Winter is the season in which the countryside slows down and appears to sleep. Then, with the first blink of spring, life seems to move into gear and the world’s most prolific chemical factories, the plants, start cranking into production. The first sign of this is the almost imperceptible greening of the brown land and a dusting of buds on trees and bushes. Within a few days, green becomes the dominant hue, overwhelming the drabness of the dead months, to be followed, almost in an instant, by the profligacy of colour brought by the flowers.
The ubiquity of green is due to the presence of chlorophyll in the leaves of plants. This pigment absorbs light radiation from the red end of the sun’s spectrum. The energy thus gained is used to break carbon dioxide and water, taken in through the leaves and roots, into fragments from which the plant can build up the sugars and starch which are to be its stores of food, and the cellulose from which its tissues are constructed. The by-product of this process, called photosynthesis is oxygen, which is released into the air.
The early atmosphere of the earth contained no oxygen, so the first living organisms obtained their energy by means of chemical reactions that did not involve the use of this highly reactive gas. It was only with the evolution of the first green plants that free oxygen appeared in the atmosphere. Though oxygen was toxic to many of the early life forms, it opened the door to the emergence of creatures that were able to fulfiltheir energy needs by the more efficient aerobic burning of foods.
There are, in fact, two forms of chlorophyll to be found in leaves, both based on a similar chemical structure. The basic unit of this structure is a pentagon-shaped molecule, consisting of four carbon atoms joined to a nitrogen atom, which is known as a pyrrole ring. Four of these rings are linked together to form a square molecule with a hole in the centre, called a porphyrin. In chlorophyll, the hole is occupied by an atom of the metal, magnesium.
Porphyrins are quite widespread in nature, hinting at an evolutionary link between plants and animals. Haemoglobin, the red pigment in blood, contains porphyrin molecules in which the central hole is occupied by iron rather than magnesium, while the blood equivalent in certain sea creatures and some insects contains copper. Vitamin B12, essential to the prevention of pernicious anaemia, has a cobalt atom in the centre of the porphyrin molecule.
If a spot of a solution containing the juices of green leaves is placed on some absorbent paper, and a suitable solvent allowed to soak into the paper, in a manner that carries the juices with it, the spot is seen to separate out into a variety of colours. This technique is known as chromatography. It reveals that green leaves contain not only the two chlorophylls, but yellow and orange pigments as well. These are the carotenoids.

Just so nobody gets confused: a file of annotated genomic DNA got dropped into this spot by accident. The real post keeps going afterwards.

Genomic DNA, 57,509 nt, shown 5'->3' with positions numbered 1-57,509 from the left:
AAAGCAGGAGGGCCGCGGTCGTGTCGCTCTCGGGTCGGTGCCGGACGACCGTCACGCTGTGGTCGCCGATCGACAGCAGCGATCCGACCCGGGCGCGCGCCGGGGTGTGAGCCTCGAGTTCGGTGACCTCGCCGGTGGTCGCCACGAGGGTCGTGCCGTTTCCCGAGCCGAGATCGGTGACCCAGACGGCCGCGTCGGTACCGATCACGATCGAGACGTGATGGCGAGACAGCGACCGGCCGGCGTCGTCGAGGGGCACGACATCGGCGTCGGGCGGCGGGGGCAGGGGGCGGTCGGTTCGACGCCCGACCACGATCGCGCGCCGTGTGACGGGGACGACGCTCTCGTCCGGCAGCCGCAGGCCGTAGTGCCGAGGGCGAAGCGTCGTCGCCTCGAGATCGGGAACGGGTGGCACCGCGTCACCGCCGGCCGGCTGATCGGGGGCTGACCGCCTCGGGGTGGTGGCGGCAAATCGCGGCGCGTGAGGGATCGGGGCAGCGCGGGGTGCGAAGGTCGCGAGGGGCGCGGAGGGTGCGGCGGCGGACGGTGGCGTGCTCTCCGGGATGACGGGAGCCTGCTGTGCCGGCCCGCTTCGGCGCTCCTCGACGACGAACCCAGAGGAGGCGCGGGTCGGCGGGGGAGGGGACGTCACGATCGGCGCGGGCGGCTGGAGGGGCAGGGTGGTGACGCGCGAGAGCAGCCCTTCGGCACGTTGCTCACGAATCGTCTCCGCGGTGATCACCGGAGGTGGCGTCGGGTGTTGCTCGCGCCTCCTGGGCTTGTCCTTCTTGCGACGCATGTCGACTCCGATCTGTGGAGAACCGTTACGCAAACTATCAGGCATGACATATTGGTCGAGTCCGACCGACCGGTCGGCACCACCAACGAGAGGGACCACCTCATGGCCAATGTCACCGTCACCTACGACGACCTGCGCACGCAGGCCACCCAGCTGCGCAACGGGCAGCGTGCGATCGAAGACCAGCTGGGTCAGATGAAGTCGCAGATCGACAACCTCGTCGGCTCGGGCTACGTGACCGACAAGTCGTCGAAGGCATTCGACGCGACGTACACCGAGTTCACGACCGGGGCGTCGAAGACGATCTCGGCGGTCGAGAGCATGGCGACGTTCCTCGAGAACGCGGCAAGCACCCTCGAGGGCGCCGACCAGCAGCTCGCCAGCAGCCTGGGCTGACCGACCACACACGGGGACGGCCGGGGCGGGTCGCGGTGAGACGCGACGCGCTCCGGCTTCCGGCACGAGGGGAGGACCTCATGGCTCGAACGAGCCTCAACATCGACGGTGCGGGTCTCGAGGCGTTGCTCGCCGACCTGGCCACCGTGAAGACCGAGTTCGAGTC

The orange pigment, carotene, itself exists in a number of variations and is responsible for the colours of carrots and oranges. One of the variants, beta-carotene, is broken down by mammalian digestive systems into vitamin A, each molecule of carotene forming two molecules of the vitamin. Alpha-carotene, in contrast, produces only half as much. Vitamin A, as such, is not found in plants, but is stored in the fats of creatures that have eaten carotene.
Another variant, lycopene, is responsible for the red colour in such fruits as tomatoes. Similar in structure to the carotenes, but with oxygen atoms attached, are the yellow carotenoid pigments known as the xanthophylls.
Carotene and the carotenoids absorb ultra-violet radiation that might otherwise damage chlorophyll. They give colour to orange and yellow lichens and also to plants that lack chlorophyll, such as fungi.
Insects concentrate carotenoids in their bodies from eating plants and green leaves. Birds, in turn, eat insects, with the result that carotenoids are largely responsible for the colours of their plumage, particularly red, orange and yellow feathers. When pollution reduces insect populations, the plumage of many birds becomes much duller because of a lack of carotenoids in the birds’ diets.
As summer comes to an end, and decreasing sunlight means that trees lose water at a faster rate than they can convert it to sugars, production begins to slow down. The carotenoids start to show their colours and the chlorophylls break down to compounds of equally vivid hue, giving rise to the glories of autumn woodlands.
Chemical activity, however, does not cease. Red, blue and violet pigments, called anthocyanins, shade the fruits that have been developing all summer. These can change colour according to acidity. Blackberry and elderberry juice, for example, turn red in acid and yellow in alkali. Beetroot and red cabbage show similar effects, so that these pigments may be used to distinguish between acids and alkalis.
Together with carotenoids, the anthocyanins have coloured the flowers throughout the spring and summer, to attract the insects necessary to pollinate the seeds. They now serve to attract birds and animals to the fruits, so that the ripened seeds can be spread around the countryside. There they lie dormant through the winter months, ready to begin the new greening of the land with the arrival of the next spring.